All four division infantry regiments, the three artillery regiments, and the division's three machine gun battalions were awarded the Croix de guerre by the Republic of France. The flag and standard of every unit in the division was authorized four American battle streamers. [4]


Records of Headquarters Army Ground Forces [AGF]

Established: In the War Department, effective March 9, 1942, by Circular 59, War Department, March 2, 1942, pursuant to EO 9082, February 28, 1942.

Predecessor Agencies:

In the War Department:

Chiefs of Arms:

  • Chief of Artillery (1901-8)
  • Chief of Coast Artillery (1908-42)
  • Chief of Field Artillery (1920-42)
  • Chief of Infantry (1920-42)
  • Chief of Cavalry (1920-42)
  • General Headquarters (GHQ) U.S. Army (1940-42)

Transfers: To Department of the Army, by Circular 1, Department of the Army, September 18, 1947, implementing Circular 225, War Department, August 16, 1947, issued pursuant to National Security Act of 1947 (61 Stat. 501), July 26, 1947, abolishing War Department and establishing Department of the Army as a component of the National Military Establishment.

Functions: Organized, trained, and equipped ground force units for combat operations. Developed and tested weapons and other equipment for each of the combat arms. In collaboration with the Army Air Forces, developed ground-air support doctrine and training methods. Exercised, June 1946-March 1948, command over the six armies within continental United States.

Abolished: By Circular 64, Department of the Army, March 10, 1948.

Successor Agencies: Army Field Forces (AFF, 1948-55) Continental Army Command (1955-57) U.S. Continental Army Command (1957-73) and U.S. Army Forces Command (1973- ) and U.S. Army Training and Doctrine Command (1973- ).

Finding Aids: Olive K. Liebman, comp., "Preliminary Inventory of the Records of Headquarters Army Ground Forces," NM 5 (1962).

Security-Classified Records: This record group may include material that is security-classified.

Related Records:
Record copies of publications of Headquarters Army Ground Forces in RG 287, Publications of the U.S. Government.
Records of the Army Air Forces, RG 18.
Records of the Headquarters of the Army, RG 108.
Records of Headquarters Army Service Forces, RG 160.
Records of the War Department General and Special Staffs, RG 165.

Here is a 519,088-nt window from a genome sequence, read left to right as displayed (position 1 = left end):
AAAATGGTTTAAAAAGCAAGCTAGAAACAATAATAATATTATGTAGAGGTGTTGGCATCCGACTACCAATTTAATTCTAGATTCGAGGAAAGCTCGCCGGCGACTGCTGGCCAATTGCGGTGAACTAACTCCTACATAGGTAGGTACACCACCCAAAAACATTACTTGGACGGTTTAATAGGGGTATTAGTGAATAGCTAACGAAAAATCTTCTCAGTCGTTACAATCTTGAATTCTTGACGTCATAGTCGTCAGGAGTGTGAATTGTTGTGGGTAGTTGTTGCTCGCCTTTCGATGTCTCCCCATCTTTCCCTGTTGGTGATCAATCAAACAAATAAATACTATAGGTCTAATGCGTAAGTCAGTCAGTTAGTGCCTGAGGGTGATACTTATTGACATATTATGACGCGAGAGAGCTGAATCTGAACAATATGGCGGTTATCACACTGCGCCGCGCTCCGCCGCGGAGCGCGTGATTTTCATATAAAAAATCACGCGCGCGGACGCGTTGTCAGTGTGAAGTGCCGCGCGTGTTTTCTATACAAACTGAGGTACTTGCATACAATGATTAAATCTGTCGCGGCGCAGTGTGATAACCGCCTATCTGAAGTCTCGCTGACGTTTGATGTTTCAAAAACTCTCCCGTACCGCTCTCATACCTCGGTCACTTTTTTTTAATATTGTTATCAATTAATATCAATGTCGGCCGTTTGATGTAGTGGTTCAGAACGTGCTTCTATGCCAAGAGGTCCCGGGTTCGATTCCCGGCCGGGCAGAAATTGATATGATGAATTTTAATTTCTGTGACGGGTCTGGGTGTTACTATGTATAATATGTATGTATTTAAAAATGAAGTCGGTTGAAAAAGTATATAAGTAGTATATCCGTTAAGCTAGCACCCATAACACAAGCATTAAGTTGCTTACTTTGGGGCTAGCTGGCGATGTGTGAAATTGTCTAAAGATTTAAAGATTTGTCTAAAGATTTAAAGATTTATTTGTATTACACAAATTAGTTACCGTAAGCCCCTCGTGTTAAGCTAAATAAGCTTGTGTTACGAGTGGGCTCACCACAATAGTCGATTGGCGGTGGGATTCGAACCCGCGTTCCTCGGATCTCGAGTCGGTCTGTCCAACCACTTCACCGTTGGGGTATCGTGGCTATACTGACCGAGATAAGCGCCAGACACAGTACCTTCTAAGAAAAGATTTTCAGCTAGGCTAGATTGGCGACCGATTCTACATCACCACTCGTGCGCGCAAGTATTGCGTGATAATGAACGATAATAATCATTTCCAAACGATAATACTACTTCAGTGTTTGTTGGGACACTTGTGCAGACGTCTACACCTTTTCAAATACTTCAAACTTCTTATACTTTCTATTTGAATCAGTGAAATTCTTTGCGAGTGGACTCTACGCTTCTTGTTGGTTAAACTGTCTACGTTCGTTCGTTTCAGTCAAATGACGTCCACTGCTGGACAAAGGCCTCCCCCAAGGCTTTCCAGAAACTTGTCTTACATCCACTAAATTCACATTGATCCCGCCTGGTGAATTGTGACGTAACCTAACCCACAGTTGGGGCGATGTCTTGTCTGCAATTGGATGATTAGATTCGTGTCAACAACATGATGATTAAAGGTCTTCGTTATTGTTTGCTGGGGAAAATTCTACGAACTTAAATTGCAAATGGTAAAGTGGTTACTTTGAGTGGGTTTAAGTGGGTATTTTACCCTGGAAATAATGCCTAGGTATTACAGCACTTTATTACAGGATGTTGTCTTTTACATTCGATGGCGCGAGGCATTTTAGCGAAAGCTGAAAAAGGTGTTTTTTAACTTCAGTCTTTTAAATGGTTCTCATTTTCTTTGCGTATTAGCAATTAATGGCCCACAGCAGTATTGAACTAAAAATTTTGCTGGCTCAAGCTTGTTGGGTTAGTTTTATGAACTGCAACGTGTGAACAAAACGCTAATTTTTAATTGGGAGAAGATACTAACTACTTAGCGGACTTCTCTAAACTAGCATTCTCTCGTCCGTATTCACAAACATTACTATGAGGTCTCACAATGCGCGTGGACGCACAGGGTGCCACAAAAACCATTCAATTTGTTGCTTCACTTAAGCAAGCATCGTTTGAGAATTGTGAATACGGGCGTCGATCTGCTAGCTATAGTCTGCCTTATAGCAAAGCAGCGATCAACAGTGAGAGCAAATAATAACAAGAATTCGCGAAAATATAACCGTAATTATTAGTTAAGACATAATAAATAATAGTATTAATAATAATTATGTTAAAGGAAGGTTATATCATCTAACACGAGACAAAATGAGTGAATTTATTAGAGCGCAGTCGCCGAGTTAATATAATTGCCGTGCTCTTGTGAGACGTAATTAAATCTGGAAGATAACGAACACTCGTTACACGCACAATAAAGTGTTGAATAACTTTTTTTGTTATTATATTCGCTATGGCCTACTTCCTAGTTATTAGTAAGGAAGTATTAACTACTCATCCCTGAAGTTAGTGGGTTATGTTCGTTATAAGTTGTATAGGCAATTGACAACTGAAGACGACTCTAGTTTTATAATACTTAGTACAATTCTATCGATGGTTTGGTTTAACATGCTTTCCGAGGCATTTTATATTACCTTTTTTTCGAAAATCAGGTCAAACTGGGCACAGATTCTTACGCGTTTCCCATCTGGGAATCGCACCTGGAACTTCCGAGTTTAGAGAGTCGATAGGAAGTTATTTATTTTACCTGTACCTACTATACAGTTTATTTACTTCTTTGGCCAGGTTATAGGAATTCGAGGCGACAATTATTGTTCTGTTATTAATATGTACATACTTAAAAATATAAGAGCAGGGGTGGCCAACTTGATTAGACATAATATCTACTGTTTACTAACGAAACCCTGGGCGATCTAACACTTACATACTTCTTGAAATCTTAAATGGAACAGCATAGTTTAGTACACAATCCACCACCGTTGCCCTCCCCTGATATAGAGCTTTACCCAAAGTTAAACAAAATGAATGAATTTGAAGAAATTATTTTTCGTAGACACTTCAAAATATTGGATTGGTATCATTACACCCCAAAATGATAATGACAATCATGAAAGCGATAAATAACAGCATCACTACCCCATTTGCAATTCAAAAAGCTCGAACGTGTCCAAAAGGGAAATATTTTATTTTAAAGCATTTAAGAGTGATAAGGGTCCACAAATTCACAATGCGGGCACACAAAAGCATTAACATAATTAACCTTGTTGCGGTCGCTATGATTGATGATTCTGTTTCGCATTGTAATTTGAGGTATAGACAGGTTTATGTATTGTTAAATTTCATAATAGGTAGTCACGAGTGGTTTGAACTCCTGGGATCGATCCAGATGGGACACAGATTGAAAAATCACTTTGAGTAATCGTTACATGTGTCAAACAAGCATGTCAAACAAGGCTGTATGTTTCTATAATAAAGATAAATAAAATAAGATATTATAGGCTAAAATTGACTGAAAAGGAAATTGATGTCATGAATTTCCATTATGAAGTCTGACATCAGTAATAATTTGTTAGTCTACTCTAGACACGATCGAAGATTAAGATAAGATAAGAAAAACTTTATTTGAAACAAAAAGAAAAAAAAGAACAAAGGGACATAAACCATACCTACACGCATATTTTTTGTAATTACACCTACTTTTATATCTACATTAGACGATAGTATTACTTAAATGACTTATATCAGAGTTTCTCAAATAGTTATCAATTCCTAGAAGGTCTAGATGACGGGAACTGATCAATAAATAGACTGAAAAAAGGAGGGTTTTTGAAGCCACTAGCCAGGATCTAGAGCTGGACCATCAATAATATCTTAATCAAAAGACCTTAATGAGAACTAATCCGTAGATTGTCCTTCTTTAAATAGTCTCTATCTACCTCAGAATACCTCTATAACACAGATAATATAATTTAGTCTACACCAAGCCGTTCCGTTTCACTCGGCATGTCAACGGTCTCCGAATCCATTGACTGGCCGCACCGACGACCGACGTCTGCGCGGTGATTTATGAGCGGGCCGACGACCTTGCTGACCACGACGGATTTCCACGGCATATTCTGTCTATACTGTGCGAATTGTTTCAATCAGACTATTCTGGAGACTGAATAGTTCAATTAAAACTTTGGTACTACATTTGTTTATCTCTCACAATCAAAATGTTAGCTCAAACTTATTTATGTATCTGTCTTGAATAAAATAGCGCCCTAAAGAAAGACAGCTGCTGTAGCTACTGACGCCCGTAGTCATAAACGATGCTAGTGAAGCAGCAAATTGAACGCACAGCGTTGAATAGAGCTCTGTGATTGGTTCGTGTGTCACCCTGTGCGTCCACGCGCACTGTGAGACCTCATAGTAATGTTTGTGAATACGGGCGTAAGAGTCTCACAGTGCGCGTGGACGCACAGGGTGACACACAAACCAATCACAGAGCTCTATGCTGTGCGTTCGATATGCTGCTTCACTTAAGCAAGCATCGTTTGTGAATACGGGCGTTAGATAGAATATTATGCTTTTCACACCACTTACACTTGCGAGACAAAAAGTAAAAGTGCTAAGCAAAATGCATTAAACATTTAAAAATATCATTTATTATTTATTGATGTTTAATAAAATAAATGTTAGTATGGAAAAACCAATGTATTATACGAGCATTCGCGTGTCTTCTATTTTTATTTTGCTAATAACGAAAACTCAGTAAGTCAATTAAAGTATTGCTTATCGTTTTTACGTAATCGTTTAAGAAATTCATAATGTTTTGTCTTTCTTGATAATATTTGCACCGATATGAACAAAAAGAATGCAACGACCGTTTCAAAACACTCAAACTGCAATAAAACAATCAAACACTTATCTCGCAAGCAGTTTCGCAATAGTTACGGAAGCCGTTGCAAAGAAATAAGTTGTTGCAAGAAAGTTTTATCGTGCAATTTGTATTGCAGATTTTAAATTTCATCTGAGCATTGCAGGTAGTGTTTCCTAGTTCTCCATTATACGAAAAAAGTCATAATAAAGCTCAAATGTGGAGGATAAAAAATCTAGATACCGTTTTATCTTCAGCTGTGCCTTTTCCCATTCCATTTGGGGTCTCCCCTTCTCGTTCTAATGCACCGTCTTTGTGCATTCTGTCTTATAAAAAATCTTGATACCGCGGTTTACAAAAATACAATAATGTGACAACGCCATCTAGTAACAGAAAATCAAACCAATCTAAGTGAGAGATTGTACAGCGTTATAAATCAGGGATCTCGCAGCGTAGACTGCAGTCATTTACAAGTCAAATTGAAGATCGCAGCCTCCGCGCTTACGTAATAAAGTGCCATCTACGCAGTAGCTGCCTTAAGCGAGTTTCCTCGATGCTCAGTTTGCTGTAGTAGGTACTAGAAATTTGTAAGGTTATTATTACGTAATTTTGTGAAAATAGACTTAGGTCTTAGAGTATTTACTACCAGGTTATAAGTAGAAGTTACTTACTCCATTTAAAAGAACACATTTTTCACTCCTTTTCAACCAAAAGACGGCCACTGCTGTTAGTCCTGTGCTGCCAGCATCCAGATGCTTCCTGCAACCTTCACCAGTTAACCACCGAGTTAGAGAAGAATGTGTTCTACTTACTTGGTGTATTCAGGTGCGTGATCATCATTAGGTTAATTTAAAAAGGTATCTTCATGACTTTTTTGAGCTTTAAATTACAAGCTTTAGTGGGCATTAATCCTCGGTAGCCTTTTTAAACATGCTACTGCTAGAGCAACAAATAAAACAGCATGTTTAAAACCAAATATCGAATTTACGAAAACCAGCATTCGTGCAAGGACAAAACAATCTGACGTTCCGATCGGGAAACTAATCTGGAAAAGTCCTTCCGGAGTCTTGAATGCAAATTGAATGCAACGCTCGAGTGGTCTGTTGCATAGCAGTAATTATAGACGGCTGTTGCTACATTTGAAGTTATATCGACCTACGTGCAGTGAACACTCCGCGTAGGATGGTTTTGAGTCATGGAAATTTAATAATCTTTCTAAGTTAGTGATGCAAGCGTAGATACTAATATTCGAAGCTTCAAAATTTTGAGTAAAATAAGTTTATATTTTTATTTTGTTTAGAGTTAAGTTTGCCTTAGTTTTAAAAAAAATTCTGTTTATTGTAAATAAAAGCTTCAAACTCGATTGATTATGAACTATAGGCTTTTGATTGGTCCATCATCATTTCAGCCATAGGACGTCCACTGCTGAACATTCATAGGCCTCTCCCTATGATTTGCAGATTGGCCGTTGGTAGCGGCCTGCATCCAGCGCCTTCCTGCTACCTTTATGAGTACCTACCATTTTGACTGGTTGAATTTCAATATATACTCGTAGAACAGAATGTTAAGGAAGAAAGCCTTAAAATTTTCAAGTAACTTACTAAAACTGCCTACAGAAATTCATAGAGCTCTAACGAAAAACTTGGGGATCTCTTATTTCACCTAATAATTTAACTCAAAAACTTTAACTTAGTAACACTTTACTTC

Records of the Chiefs of Arms, RG 177.
Records of the Army Staff, RG 319.
Records of U.S. Army Commands, 1942- , RG 338.

Subject Access Terms: World War II agency.

337.2 General Records of GHQ U.S. Army
1940-42

History: Established by War Department letter AG 320.2 (7-25-40)M (Ret.) M-OCS, July 26, 1940, with responsibility for training all continental U.S.-stationed ground forces and forces involved in ground-air operations. Headquarters became operational in Washington, DC, effective July 1, 1941, by War Department letter AG 320.2 (6-28-41) MR-M-C, July 8, 1941. Responsibilities expanded by War Department letter AG 320.2 (6-19-40) MC-E-M, July 3, 1941, to include drafting theater operations plans, and commanding theaters and task forces as assigned by War Department. Assumed command of Bermuda Base Command, July 15, 1941 Newfoundland Base Command, July 19, 1941 Greenland Base Command, November 26, 1941 Caribbean Defense Command (CDC), December 1, 1941 Western Theater of Operations (formerly Western Defense Command), December 14, 1941 and Eastern Theater of Operations (formerly Northeastern Defense Command), December 24, 1941. Command of operational forces in seaward sector of CDC and in Bermuda transferred to navy, December 19, 1941, and January 31, 1942, respectively. GHQ abolished, effective March 9, 1942, by Circular 59, War Department, March 2, 1942, with training responsibility transferred to newly established AGF planning responsibility transferred to War Plans Division, War Department General Staff (WDGS) and responsibility for theater, base, and defense commands vested in WDGS.

Textual Records: Central decimal correspondence, 1940-42. Project files, arranged by army organization and thereunder by decimal, 1940-42. Decimal and subject correspondence of GHQ Chief of Staff, Lt. Gen. Lesley J. McNair, 1940-42. Daily diary of General Staff Secretary ("Journal File"), 1941-42.

337.3 General Records of Headquarters AGF
1942-48